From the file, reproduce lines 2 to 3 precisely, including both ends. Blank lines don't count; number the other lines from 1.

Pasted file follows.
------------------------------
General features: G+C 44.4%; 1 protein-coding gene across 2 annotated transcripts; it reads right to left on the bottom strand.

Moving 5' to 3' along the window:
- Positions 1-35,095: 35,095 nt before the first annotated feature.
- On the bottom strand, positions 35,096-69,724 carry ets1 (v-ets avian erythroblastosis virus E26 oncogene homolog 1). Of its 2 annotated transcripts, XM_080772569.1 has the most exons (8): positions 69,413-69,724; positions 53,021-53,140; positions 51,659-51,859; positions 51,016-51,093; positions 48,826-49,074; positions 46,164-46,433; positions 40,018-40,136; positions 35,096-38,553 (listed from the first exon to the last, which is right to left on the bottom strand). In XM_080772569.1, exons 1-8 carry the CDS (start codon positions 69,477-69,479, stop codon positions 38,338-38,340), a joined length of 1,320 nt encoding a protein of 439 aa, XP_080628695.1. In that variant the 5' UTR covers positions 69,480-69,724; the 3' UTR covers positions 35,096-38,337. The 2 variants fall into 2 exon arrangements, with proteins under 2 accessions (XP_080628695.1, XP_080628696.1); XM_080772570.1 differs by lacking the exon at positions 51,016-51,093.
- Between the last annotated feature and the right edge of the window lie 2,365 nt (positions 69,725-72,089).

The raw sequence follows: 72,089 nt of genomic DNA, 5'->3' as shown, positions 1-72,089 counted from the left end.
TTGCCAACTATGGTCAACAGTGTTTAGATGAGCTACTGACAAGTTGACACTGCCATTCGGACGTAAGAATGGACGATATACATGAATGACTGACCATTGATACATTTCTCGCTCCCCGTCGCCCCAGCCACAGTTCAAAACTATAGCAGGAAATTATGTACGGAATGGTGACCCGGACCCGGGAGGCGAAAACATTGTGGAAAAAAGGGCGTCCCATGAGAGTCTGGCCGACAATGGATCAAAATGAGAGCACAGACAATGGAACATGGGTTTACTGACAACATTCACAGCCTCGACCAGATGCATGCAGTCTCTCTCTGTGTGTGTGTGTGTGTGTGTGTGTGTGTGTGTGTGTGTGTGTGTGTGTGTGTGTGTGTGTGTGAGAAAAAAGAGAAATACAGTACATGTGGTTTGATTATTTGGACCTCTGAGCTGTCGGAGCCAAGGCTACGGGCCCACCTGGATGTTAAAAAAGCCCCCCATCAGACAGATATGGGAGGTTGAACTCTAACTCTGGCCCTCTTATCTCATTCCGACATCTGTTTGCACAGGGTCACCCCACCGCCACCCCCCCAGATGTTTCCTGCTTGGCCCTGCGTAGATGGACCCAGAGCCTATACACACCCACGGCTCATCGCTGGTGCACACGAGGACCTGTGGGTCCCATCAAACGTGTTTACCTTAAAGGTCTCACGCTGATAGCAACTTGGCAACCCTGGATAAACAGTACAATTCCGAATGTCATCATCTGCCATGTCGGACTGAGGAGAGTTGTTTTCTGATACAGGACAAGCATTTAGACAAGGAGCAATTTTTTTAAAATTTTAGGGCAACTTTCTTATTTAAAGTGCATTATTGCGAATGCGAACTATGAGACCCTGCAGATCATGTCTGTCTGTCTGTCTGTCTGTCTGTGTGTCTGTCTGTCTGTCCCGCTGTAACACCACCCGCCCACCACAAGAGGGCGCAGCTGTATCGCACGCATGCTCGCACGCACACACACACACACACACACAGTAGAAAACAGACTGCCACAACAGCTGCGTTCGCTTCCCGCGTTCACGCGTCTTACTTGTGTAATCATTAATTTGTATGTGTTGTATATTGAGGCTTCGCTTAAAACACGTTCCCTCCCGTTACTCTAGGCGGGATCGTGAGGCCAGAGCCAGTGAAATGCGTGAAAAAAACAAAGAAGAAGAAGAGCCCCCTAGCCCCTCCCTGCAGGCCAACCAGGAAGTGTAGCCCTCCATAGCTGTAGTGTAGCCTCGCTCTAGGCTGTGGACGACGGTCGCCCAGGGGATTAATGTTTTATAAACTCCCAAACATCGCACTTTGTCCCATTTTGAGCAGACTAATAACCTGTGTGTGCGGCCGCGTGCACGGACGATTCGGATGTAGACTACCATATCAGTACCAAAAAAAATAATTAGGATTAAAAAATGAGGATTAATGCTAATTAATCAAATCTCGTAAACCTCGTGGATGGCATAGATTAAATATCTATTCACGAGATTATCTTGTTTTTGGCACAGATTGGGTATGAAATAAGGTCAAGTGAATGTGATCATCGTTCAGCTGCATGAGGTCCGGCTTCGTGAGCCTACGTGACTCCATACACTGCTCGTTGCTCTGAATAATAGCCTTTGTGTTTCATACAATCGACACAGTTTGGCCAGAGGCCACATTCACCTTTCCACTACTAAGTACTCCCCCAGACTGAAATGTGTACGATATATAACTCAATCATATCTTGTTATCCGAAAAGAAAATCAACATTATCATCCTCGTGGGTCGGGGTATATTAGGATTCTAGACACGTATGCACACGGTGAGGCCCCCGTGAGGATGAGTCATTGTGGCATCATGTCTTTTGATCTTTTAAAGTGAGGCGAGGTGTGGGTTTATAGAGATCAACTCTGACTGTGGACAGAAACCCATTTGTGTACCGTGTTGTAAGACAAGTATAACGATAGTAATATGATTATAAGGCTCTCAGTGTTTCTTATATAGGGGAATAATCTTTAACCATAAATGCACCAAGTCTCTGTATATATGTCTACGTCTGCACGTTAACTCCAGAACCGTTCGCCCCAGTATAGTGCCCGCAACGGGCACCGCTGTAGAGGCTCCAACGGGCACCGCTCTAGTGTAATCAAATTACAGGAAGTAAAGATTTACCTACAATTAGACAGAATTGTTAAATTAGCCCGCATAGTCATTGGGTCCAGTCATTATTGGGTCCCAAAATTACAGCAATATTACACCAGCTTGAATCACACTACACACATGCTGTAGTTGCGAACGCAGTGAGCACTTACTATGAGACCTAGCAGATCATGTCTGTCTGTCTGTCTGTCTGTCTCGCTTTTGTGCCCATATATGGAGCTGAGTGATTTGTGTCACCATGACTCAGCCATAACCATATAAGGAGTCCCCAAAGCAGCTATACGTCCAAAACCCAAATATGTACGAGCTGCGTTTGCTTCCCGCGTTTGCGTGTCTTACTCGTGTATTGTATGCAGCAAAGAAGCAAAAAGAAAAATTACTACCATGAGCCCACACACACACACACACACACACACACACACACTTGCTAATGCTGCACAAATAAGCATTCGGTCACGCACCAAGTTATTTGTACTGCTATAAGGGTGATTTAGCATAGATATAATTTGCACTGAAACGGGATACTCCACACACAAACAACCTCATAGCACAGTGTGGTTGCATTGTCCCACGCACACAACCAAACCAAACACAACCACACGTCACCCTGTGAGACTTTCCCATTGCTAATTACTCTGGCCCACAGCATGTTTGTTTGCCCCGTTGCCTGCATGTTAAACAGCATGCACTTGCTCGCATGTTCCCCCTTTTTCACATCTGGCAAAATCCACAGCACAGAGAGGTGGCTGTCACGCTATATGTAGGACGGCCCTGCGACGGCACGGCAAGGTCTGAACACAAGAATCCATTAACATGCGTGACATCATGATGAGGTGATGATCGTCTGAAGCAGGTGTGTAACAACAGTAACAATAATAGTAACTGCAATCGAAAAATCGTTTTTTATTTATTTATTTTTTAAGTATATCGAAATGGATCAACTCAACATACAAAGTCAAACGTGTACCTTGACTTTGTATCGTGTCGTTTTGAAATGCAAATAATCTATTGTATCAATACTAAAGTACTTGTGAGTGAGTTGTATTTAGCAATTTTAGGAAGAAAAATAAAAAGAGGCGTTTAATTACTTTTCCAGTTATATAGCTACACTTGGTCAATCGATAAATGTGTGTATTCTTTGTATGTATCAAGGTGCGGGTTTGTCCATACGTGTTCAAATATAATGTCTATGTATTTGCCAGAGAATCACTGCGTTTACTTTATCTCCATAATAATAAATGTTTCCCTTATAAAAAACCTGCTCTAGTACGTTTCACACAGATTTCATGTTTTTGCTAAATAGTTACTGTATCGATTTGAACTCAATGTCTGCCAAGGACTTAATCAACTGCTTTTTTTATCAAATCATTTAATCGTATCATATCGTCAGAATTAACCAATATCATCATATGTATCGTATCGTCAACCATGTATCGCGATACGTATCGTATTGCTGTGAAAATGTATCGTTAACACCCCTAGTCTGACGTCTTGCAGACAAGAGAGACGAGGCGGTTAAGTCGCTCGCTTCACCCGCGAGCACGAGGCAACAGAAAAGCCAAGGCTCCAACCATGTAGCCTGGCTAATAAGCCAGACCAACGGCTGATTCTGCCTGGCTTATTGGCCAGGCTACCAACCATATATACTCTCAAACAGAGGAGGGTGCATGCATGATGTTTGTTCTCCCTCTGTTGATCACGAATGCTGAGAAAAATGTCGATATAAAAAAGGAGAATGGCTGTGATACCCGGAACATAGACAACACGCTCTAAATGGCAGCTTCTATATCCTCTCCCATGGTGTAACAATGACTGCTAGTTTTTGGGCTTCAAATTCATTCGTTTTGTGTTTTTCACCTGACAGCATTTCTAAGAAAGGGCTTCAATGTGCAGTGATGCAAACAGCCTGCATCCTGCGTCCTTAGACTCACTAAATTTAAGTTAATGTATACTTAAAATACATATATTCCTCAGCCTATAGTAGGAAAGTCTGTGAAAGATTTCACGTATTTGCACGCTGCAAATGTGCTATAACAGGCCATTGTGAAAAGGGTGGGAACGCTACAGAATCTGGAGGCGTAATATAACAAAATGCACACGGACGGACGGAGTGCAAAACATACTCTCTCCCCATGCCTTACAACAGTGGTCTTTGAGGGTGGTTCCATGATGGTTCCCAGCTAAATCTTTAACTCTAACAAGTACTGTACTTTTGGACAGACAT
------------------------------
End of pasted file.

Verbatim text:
Moving 5' to 3' along the window:
- Positions 1-35,095: 35,095 nt before the first annotated feature.